The Events That Happened As Bernie Marsden Left Whitesnake
Bernie Marsden in an interview with Andertons - Andertons Music Co / Youtube
Whitesnake’s 1982 single “Here I Go Again” from the catalog Sinners and Saints hit ex-Whitesnake guitarist Bernie Marsden more than he could imagine. He recalls the events that surrounded its making on his autobiography, Where’s My Guitar. Did he really leave the band on his own accord?
Marsden prepared the song’s demo in a tape and presented it to bandmate Jon Lord, who then proceeded to replicate the progression on his Hammond organ while exclaiming, “You are a clever little sod, aren’t you?” Frontman David Coverdale then took charge of the lyrics in their time at Clearwell, where he focused his creative energies and sung the almost-complete song to a bewitched Marsden.
With the rest of the band working on the backing track, Whitesnake proceeded to have the album mixed by Guy Bidmead on Britannia Row. But Marsden was surprised to know that Coverdale was in talks with his lawyer, and that Micky Moody had already left the band. Not wanting to disappoint, Bidmead, Marsden, and Coverdale continued with the album. This time, Jon Lord and Ian Paice were missing in action, where they found out a few days later that the two had been horse racing at Ascot and Windsor, which dipped the morale even further. Marsden told Coverdale, “We might as well end all this, David, knock it all on the head, mate.”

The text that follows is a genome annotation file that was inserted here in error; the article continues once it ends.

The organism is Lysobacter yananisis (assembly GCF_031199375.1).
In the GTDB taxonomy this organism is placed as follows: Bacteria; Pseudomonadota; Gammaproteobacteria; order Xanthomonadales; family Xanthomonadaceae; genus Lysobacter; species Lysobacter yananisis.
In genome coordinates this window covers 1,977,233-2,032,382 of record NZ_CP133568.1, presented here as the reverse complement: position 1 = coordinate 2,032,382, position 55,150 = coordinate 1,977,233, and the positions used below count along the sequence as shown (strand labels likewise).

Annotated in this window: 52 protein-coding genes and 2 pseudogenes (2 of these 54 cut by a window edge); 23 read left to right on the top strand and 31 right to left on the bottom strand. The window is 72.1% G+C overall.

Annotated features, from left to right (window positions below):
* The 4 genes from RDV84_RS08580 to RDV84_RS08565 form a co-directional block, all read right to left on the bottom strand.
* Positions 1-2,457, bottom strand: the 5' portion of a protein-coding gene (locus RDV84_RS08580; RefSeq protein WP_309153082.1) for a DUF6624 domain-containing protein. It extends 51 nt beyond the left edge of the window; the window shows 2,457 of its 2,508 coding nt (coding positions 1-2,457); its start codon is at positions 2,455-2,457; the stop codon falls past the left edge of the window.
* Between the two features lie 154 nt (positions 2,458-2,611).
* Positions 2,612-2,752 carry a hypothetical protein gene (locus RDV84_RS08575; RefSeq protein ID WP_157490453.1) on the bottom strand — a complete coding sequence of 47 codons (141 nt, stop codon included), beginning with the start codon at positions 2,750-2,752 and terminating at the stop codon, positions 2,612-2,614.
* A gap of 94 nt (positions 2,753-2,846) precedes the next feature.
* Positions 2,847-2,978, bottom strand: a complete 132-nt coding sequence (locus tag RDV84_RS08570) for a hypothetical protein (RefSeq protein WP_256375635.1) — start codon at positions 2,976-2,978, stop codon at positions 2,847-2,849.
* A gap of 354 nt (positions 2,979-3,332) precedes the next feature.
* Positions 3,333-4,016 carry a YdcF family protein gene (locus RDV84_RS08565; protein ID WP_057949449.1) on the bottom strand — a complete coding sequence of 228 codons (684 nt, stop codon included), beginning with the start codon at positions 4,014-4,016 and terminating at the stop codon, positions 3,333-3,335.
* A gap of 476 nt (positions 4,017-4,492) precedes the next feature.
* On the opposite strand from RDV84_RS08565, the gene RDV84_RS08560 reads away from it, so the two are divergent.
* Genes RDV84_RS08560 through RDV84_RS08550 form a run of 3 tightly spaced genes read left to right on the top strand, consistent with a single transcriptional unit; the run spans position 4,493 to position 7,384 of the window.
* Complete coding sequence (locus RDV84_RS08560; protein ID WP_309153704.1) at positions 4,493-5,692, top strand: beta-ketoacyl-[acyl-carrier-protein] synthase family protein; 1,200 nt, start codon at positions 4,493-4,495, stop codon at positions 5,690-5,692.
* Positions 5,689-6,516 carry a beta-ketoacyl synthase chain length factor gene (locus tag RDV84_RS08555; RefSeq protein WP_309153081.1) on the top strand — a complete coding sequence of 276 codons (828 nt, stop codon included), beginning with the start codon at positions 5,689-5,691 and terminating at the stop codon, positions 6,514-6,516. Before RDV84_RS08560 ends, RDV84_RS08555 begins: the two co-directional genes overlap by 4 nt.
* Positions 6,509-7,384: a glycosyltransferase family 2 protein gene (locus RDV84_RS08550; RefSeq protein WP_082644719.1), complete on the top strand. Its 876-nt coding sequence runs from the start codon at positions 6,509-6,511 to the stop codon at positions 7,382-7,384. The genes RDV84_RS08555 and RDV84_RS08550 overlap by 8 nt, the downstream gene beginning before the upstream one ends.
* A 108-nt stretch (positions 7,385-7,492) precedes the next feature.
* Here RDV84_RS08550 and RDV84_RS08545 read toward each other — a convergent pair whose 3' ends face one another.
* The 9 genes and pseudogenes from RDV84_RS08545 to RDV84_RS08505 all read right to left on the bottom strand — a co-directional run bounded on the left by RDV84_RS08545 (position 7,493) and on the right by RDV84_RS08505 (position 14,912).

So they planned to fire their managerial company, Seabreeze over a boardroom meeting. But just as the members were getting geared for the meeting, Coverdale doesn’t show up. So they commenced, with John Coletta representing Seabreeze, when he suddenly spoke. “Before you say anything, I have spoken with David’s lawyer this morning, and Whitesnake is over for you lot. You are out,” as he pointed at Murray, Paice, and then Marsden himself.
Still dumbfounded from the revelation, Coletta took advantage of the situation and had Marsden sign a new contract for his solo career. Only Jon Lord was left with Coverdale’s “Whitesnake”, with the sacked members being replaced. On the question of being fired or the band parting ways, Marsden ends it with a defiant note: “Well, you tell me. If I was indeed fired, then I am proud to say I was sacked at the same time as the best rock drummer in the entire world.”